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Radioactive Licorice

Time Frame:
1 class period that runs 60 minutes.

Group Size:
Individual


 

Summary:
Students will use licorice to model radioactive decay of elements. Students will see how accurate dating of fossils can provide evidence for change in populations over time and evidence for evolution.

Main Curriculum Tie:
Science - Biology
Standard 5 Objective 2

Cite evidence for changes in populations over time and use concepts of evolution to explain these changes.

Materials:

  • student worksheet (attached)
  • 3 colors of Licorice
  • scissors
  • graph
  • triple-beam balance

Attachments

Student Prior Knowledge:
Students should have a basic understanding of atomic structure.

Instructional Procedures:

  1. Obtain 3 bags of licorice of three different colors. (The “pull and peel” licorice will stretch a lot further if you teach several different class periods)
  2. If you wish you can cut each piece of licorice to varying lengths. This is to simulate each student starting with a different amount of each element it also makes it so students cannot copy off of one another.
  3. Make copies of the student page and distribute to class.
  4. Have students read through background and purpose.
  5. Students should make predictions
  6. Pass out licorice to students, each student should receive one piece of each color.
  7. Allow students to complete lab.

Answers to Analysis Questions:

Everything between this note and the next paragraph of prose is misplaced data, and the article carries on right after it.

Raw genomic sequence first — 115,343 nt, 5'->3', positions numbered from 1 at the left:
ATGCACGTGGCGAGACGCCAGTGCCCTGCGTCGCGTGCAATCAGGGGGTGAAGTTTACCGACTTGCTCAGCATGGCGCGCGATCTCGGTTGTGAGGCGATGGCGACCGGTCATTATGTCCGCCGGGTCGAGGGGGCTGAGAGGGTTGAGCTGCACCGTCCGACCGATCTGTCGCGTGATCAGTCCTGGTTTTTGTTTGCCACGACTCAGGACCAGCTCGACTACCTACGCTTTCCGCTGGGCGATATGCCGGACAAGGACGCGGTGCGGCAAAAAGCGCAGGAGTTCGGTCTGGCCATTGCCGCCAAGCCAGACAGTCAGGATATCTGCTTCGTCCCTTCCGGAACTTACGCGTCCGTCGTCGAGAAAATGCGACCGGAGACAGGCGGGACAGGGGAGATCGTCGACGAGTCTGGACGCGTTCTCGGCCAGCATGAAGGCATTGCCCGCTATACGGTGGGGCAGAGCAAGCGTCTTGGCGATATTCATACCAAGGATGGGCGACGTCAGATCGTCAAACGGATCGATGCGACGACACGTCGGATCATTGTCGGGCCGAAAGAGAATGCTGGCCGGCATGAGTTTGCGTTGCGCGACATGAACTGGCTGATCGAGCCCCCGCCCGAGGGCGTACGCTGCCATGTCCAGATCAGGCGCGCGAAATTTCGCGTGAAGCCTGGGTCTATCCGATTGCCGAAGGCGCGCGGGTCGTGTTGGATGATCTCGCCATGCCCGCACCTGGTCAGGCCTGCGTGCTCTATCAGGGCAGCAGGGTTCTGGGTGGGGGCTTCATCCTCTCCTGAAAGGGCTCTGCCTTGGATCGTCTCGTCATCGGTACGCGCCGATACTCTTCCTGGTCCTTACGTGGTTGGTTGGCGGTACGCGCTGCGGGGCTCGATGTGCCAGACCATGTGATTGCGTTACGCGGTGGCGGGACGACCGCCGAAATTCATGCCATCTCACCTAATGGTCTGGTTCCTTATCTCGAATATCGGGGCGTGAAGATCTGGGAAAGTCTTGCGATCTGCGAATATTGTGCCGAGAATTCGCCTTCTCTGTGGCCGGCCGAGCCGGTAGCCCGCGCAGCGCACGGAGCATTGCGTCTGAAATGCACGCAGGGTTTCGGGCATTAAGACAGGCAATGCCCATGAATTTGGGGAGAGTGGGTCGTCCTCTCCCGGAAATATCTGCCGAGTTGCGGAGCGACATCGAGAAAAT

1. Answers will vary.
  2. Radioactive decay is where an element, which is radioactive, decays over time by emitting a small part of the atom. It becomes something new in this process. By comparing the amount of “new” and “old” element in the fossil, scientists can date fossils.
  3. All graphs showed a logarithmic decline. However, elements with shorter half-lives decayed more quickly along the x axis.
  4. The longer the half-life the more of the original element that remained in the sample after the same given amount of time. After 4000 years red would have a 1:1 ratio of old:new, brown would have 1:2, and black 1:3.
  5. Uranium could be used to date things which are very old. A good example would be dating the age of Earth and of the age of objects in the universe.
  6. 11,460 years
  7. The Carbon 14 would have nearly all decayed.
  8. She must show that the age of the fossils matches with her hypothesis of the evolutionary change. By using radioactive dating she can obtain the ages of the fossils and compare.

Answers to Conclusions:

Answers will vary but should include a discussion of radioactive dating and its application to evolution.

Assessment Plan:
Scoring Guide:
Prediction...............................................1 point
Data Tables..........................1 point each (3 points)
Graph.....................10 points (this should be a line graph)
Analysis Questions.....................2 points each (18 points)
Conclusions......................................6 points
Total................................................38 points

Bibliography:
Lesson Design by Jordan School District Teachers and Staff.

Author:
Utah LessonPlans

Created Date :
Dec 08 2014 11:18 AM

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